Tag Archives: michael nethercott

Framing the Story (September/October 2020)

With crime stories, it’s all about the framing: how the author—or the narrator—selects what goes into the story, and what gets left out, and how the sleuth reframes the story to get at the truth of the situation.

In Steven Gore’s procedural “Inflection,” detectives must look beyond carefully laid out clues when a rare books dealer is found dead from an apparent mugging. A passion for truffles is the link between two competing narratives when a politician’s young mistress disappears in “Fruiting Bodies” by Jane Pendjiky. Set during WWII, a stranger’s story resonates for a boy enamored with true crime pulps in “Old Echoes” by Michael Nethercott. Equadoran P.I. Wilson Salinas is inspired by a missing person flier to track down the real story in “Buscando Túpac” by Tom Larsen. After a writeup in the papers, the price of fame is high for a local hero in Dave Zeltserman’s “Past Due.” A librarian revisits the stories behind miscellaneous artifacts prior to a fateful renovation in “Storage” by Dan Crawford. A cabby proves the perfect sounding board for a St. Louis riverboat gambler cum unofficial private eye in Christopher Latragna’s “Call It Sad, Call It Funny.” And a review of old case notes draws a retired divorce lawyer into a murder case in “Who Killed What’s Her Name?” by Sharon Jarvis.

Meanwhile, commercial crime in ancient Babylon threatens plans for a caravan in Richard Freeborn’s “Family Harmony,” while a shipping company’s secrets are dinner conversation fodder in “You Said This Was Business” by Bob Tippee.  A hermit on an island retreat off the coast of Ireland seeks to preserve his artist father’s legacy in “Limited Edition” by John Paul Davies, while an artisan in Amsterdam becomes unmoored in “Anchored” by Wouter Boonstra. A hitman’s latest job leads to a new vocation in “The Beauty of Sunsets” by Jim Sallis. And for Kasper, a London-based P.I., a homeless woman seems an unlikely murder victim in “Mrs. White Hart” by Elliot F. Sweeney.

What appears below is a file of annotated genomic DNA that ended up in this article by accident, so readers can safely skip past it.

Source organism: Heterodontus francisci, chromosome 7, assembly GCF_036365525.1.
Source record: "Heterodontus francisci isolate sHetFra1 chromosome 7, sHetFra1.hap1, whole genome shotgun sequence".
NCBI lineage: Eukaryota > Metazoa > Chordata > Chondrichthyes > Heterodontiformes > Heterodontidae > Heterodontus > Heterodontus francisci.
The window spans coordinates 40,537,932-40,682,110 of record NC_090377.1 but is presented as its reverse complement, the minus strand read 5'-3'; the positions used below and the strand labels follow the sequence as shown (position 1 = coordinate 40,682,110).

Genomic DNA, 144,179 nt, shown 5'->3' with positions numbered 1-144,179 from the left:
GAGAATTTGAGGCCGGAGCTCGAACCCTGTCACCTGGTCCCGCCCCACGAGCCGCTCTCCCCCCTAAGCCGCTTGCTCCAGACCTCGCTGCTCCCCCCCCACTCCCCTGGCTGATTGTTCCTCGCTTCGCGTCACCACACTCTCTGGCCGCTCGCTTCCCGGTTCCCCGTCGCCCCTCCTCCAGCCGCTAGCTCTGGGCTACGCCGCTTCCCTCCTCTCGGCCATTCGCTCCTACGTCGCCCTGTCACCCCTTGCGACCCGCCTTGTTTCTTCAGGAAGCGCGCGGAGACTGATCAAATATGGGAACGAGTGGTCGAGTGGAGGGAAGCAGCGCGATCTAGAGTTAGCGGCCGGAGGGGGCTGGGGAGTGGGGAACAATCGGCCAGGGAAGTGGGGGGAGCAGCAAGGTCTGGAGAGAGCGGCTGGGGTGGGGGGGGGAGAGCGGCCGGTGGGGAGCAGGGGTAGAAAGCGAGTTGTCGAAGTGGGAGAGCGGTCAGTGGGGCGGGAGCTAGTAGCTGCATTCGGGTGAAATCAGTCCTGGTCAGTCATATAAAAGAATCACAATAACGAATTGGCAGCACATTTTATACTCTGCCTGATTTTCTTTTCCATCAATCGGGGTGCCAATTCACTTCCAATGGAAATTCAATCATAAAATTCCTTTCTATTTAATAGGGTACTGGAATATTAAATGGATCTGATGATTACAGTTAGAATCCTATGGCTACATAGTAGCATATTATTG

In our Booked & Printed column, Laurel Flores Fantauzzo steps outside of the box to look at some recent crime-related podcasts that are worth a listen. And an endearing character returns in Our Mystery Classic, Johnston McCulley’s “Thubway Tham and the Hoodoo Roll,” in which the lucky pickpocket evades a police setup. The story is introduced by master storyteller Josh Pachter.

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Expect the Unexpected (January/February 2018)

There’s always an extent to which crime is unexpected, except for the perpetrator—that is, if things go off as planned. It’s often the surprises, though, that make a great mystery story.

You don’t expect a killer to make an appearance at a holiday party, unfortunately for the revelers in Michael Nethercott’s “Sinners at Eight.” And when you’re a young, naïve bookstore clerk, you don’t expect that doing someone a favor will have the repercussions seen in Peter Sellers’ “Christmas Help.”

A corporate attorney doesn’t expect to take on a murder case for a former client in “Coroners Don’t Change Faces” by S. Frederic Liss. But the unemployed nephew of a Hollywood mogul does expect to do great things as a masked crime fighter in James Lincoln Warren’s sendup “The Chinese Dog Mystery.”

A homeless bum doesn’t expect to have a visitor in jail in Robert Lopresti’s “Train Tracks,” but it changes his life. While an unexpected visit from U.S. Postal inspectors confirms a young Navajo boy’s suspicions in David Hagerty’s “Fair Trade.”

In Marianne Wilski Strong’s “Louisa and the Lighthouse,” a beach stroll leads to the unexpected finding of a prized necklace, while the writings of Louisa May Alcott help knit together the clues. In Alex C. Renwick’s “Shallow Sand,” a beachcomber finds more than he expected with the help of a metal detector. An unexpected windfall brings trouble for a woman with a gambling bug in John M. Floyd’s “Scavenger Hunt.” And a seemingly chance purchase from a sidewalk vendor unexpectedly troubles long-buried memories in Janice Law’s “The Crucial Game.”

Plus we have two great (only to be expected) procedurals from John H. Dirckx (“Go for the Juggler”) and David Edgerley Gates (“A Multitude of Sins”).

Finally, this issue’s Mystery Classic is “Nebuchadnezzar” by Dorothy L. Sayers. The story was selected for us by B. K. Stevens, a life-long admirer of Sayers. Sadly B. K. Stevens died before she had a chance to write the introduction, though I know she chose it in part for its humor and because it’s one of the author’s lesser-known stories.

As always, our tales may take some unexpected turns, but you can always expect to find great crime fiction in these pages.

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